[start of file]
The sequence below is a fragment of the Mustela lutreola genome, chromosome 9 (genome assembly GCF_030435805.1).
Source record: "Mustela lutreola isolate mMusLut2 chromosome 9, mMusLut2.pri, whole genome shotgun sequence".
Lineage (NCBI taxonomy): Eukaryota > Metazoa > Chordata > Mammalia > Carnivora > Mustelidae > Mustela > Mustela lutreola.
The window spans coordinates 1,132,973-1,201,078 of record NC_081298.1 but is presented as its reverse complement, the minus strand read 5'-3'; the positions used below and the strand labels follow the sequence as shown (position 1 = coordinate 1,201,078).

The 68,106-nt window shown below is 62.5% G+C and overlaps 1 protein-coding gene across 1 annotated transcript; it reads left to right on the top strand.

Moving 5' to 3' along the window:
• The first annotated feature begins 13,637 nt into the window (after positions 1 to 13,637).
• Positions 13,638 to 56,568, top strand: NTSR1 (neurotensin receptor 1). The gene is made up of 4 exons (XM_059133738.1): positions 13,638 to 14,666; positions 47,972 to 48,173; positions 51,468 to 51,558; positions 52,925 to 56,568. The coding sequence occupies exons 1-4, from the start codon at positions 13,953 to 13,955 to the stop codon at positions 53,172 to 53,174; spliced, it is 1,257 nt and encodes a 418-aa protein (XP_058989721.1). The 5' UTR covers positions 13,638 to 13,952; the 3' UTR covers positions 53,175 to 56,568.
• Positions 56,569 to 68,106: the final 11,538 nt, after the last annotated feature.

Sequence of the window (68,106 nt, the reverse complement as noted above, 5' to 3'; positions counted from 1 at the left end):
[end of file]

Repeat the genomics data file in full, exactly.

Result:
The sequence below is a fragment of the Mustela lutreola genome, chromosome 9 (genome assembly GCF_030435805.1).
Source record: "Mustela lutreola isolate mMusLut2 chromosome 9, mMusLut2.pri, whole genome shotgun sequence".
Lineage (NCBI taxonomy): Eukaryota > Metazoa > Chordata > Mammalia > Carnivora > Mustelidae > Mustela > Mustela lutreola.
The window spans coordinates 1,132,973-1,201,078 of record NC_081298.1 but is presented as its reverse complement, the minus strand read 5'-3'; the positions used below and the strand labels follow the sequence as shown (position 1 = coordinate 1,201,078).

The 68,106-nt window shown below is 62.5% G+C and overlaps 1 protein-coding gene across 1 annotated transcript; it reads left to right on the top strand.

Moving 5' to 3' along the window:
• The first annotated feature begins 13,637 nt into the window (after positions 1 to 13,637).
• Positions 13,638 to 56,568, top strand: NTSR1 (neurotensin receptor 1). The gene is made up of 4 exons (XM_059133738.1): positions 13,638 to 14,666; positions 47,972 to 48,173; positions 51,468 to 51,558; positions 52,925 to 56,568. The coding sequence occupies exons 1-4, from the start codon at positions 13,953 to 13,955 to the stop codon at positions 53,172 to 53,174; spliced, it is 1,257 nt and encodes a 418-aa protein (XP_058989721.1). The 5' UTR covers positions 13,638 to 13,952; the 3' UTR covers positions 53,175 to 56,568.
• Positions 56,569 to 68,106: the final 11,538 nt, after the last annotated feature.

Sequence of the window (68,106 nt, the reverse complement as noted above, 5' to 3'; positions counted from 1 at the left end):